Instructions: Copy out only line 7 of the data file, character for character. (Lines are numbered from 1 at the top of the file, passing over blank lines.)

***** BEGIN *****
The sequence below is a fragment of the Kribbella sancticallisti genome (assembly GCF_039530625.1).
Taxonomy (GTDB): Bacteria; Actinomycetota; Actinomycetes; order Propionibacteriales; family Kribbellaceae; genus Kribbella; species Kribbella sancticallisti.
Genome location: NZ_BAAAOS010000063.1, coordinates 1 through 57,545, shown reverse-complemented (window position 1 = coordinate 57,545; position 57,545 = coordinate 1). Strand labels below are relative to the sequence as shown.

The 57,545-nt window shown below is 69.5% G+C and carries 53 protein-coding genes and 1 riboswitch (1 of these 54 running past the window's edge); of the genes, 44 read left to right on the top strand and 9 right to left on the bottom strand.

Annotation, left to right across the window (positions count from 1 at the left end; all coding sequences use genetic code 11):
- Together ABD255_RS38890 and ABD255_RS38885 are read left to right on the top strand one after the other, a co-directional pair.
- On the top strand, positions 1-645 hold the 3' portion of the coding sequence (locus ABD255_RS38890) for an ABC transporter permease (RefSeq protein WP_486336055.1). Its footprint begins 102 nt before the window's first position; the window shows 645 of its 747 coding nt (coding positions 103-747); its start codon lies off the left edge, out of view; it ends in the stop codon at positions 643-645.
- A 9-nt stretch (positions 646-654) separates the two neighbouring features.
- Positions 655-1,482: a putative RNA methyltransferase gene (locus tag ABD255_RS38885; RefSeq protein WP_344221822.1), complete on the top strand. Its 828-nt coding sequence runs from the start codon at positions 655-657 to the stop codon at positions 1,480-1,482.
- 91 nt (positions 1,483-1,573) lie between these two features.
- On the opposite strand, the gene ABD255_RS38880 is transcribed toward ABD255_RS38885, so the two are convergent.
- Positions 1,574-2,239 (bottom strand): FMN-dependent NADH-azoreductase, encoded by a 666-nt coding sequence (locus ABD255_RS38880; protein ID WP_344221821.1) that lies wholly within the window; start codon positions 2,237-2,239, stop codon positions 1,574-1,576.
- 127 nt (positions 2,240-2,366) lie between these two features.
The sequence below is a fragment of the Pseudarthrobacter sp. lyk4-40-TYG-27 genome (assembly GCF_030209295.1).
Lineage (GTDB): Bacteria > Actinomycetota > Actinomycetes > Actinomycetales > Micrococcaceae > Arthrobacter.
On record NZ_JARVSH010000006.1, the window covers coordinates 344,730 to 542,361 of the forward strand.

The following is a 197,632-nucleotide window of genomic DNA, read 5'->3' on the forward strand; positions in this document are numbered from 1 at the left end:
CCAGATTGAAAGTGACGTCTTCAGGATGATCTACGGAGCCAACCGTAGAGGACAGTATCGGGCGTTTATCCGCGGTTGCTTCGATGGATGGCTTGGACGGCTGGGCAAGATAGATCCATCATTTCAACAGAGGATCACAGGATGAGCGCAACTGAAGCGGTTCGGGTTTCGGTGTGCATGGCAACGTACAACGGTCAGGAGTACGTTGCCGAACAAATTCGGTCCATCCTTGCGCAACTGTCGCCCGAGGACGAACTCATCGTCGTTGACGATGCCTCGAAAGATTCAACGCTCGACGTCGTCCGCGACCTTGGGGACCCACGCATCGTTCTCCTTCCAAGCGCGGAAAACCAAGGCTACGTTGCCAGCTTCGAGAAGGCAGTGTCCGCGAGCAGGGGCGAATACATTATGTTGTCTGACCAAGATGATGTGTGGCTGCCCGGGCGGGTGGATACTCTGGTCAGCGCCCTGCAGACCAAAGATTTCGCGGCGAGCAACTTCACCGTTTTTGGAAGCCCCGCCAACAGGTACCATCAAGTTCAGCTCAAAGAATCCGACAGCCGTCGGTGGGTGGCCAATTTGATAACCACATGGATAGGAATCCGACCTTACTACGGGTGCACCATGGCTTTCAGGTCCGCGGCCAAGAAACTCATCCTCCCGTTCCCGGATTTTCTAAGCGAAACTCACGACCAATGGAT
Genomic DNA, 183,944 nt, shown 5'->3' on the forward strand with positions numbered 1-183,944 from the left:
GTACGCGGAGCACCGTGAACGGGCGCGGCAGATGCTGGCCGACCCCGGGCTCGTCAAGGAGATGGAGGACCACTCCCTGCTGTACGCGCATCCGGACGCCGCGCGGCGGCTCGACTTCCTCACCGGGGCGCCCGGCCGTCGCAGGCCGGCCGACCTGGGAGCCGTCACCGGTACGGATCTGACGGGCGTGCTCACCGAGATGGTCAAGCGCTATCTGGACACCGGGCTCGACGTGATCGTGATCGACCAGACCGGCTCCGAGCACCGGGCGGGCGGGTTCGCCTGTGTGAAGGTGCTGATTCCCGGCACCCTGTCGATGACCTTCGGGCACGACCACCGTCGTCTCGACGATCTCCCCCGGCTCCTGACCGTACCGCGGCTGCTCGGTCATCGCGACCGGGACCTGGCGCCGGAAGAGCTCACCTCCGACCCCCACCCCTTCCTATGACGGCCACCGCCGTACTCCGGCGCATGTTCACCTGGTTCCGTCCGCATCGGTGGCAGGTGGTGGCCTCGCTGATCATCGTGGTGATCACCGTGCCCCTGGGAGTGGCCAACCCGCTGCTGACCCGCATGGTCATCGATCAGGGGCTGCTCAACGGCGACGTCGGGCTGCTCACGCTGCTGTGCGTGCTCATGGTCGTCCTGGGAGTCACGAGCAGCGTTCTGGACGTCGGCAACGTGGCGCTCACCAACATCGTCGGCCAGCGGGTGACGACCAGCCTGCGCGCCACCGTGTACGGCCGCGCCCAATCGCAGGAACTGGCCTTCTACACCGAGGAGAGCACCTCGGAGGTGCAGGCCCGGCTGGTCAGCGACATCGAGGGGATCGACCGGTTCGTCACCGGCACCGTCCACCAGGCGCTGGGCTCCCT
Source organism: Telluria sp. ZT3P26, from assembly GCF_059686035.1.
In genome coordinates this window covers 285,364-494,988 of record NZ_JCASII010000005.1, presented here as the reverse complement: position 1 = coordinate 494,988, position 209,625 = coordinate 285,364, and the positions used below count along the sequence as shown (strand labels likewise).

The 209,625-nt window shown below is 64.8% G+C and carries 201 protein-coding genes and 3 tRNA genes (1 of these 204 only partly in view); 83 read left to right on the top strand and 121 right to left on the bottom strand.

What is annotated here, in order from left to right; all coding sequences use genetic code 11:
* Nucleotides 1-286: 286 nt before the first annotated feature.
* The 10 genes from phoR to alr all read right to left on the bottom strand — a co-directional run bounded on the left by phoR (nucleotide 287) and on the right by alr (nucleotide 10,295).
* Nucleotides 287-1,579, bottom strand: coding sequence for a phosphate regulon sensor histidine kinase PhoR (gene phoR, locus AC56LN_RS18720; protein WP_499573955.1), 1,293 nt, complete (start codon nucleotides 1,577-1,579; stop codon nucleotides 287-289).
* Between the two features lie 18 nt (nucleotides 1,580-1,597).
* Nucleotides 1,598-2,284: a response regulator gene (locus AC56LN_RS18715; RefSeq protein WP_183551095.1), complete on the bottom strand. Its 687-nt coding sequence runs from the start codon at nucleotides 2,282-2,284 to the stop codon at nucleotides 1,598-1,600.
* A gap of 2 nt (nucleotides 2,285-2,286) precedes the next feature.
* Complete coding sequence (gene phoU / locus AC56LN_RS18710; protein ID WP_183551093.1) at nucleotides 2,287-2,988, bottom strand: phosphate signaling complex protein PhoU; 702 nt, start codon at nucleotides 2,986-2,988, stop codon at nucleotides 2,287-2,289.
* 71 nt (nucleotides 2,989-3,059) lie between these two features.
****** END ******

- On the top strand, positions 1-645 hold the 3' portion of the coding sequence (locus ABD255_RS38890) for an ABC transporter permease (RefSeq protein WP_486336055.1). Its footprint begins 102 nt before the window's first position; the window shows 645 of its 747 coding nt (coding positions 103-747); its start codon lies off the left edge, out of view; it ends in the stop codon at positions 643-645.